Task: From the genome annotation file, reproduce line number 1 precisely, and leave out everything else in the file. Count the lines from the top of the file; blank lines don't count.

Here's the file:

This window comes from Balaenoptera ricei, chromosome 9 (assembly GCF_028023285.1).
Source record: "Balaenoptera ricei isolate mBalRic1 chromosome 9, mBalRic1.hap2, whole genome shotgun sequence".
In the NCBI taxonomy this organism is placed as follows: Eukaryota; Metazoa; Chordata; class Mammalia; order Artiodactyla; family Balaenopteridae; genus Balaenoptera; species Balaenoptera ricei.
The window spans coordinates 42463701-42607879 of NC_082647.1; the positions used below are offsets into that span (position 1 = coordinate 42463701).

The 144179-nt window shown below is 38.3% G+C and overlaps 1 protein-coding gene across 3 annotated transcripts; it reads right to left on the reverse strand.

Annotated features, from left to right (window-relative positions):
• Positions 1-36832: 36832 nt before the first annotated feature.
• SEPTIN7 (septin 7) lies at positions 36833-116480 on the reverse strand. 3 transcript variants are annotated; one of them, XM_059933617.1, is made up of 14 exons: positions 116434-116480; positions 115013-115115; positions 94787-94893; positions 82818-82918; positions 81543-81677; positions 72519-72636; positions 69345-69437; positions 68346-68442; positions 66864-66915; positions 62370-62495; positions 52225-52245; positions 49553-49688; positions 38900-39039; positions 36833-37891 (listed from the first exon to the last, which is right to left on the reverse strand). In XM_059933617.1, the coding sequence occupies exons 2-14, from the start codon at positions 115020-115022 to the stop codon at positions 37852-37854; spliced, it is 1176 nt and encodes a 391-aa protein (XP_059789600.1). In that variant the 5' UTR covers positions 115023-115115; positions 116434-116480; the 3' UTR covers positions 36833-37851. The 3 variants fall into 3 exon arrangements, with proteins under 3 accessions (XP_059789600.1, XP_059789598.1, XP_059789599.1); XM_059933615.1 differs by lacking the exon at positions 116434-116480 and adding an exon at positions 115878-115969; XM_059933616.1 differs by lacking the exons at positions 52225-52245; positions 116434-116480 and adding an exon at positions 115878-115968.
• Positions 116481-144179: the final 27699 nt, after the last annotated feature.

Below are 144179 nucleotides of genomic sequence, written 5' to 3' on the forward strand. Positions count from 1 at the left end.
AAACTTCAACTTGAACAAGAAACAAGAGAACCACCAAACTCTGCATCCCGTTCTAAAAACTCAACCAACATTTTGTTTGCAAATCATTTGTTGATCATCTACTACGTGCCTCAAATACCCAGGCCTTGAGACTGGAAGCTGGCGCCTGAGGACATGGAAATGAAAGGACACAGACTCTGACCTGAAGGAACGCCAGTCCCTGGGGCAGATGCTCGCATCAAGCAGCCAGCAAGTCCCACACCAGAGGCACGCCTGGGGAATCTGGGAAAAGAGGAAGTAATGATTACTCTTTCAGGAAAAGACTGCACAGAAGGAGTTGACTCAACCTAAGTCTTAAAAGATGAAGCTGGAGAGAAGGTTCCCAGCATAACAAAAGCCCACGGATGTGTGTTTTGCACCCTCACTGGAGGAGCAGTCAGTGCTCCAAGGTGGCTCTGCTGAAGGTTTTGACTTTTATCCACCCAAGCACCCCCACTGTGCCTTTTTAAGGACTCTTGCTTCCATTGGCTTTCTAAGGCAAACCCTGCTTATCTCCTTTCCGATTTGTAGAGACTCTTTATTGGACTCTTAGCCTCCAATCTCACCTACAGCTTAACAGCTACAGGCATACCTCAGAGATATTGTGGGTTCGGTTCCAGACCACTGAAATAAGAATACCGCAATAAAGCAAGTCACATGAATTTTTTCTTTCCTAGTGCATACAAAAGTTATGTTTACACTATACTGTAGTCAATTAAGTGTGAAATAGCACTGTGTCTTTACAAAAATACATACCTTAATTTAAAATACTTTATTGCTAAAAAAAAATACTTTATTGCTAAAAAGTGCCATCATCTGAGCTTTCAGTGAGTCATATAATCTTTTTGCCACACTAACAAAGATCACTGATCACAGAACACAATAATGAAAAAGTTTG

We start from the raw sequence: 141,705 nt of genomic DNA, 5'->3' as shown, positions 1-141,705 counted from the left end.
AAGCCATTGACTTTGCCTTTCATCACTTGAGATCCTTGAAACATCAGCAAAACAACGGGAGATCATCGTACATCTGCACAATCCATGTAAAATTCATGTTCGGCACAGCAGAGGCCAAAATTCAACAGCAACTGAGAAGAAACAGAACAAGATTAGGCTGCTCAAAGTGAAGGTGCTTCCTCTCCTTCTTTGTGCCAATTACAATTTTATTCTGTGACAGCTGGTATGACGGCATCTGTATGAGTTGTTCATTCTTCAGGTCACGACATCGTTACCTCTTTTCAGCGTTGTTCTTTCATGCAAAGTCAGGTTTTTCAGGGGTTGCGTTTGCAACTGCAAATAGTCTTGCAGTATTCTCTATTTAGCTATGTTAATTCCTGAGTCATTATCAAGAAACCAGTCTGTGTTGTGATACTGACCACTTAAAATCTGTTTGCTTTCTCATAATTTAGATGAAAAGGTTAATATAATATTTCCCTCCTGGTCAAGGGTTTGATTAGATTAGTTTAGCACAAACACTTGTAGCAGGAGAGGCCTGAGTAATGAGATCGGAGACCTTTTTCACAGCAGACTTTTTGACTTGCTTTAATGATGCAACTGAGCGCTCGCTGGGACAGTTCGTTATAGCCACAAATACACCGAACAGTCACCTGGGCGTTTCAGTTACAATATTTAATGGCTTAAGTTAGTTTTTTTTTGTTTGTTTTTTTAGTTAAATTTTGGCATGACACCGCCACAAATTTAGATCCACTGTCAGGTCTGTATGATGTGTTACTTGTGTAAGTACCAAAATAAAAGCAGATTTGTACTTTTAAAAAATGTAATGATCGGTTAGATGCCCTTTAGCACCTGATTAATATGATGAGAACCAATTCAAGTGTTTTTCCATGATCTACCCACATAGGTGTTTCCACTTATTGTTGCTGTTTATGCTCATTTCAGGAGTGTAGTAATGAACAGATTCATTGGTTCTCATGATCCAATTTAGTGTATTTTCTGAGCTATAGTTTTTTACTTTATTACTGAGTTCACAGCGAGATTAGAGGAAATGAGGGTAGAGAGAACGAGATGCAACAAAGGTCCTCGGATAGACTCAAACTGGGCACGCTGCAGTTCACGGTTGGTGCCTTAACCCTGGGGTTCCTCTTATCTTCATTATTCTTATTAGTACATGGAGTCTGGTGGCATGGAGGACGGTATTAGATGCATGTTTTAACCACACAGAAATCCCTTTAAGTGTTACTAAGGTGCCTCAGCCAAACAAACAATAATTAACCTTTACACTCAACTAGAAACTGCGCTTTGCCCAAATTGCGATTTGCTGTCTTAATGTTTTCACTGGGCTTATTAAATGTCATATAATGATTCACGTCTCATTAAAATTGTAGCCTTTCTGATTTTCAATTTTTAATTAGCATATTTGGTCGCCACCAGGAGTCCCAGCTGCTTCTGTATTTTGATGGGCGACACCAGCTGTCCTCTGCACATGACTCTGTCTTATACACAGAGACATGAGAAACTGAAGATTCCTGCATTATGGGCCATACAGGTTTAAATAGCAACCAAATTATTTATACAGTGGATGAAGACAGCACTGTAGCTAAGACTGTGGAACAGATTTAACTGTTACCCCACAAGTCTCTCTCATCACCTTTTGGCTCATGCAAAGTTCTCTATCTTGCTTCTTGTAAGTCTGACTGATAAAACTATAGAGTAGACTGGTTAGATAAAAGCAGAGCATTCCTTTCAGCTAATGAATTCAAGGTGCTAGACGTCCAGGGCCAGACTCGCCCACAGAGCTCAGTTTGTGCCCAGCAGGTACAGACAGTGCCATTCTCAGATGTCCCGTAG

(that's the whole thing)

This window comes from Balaenoptera ricei, chromosome 9 (assembly GCF_028023285.1).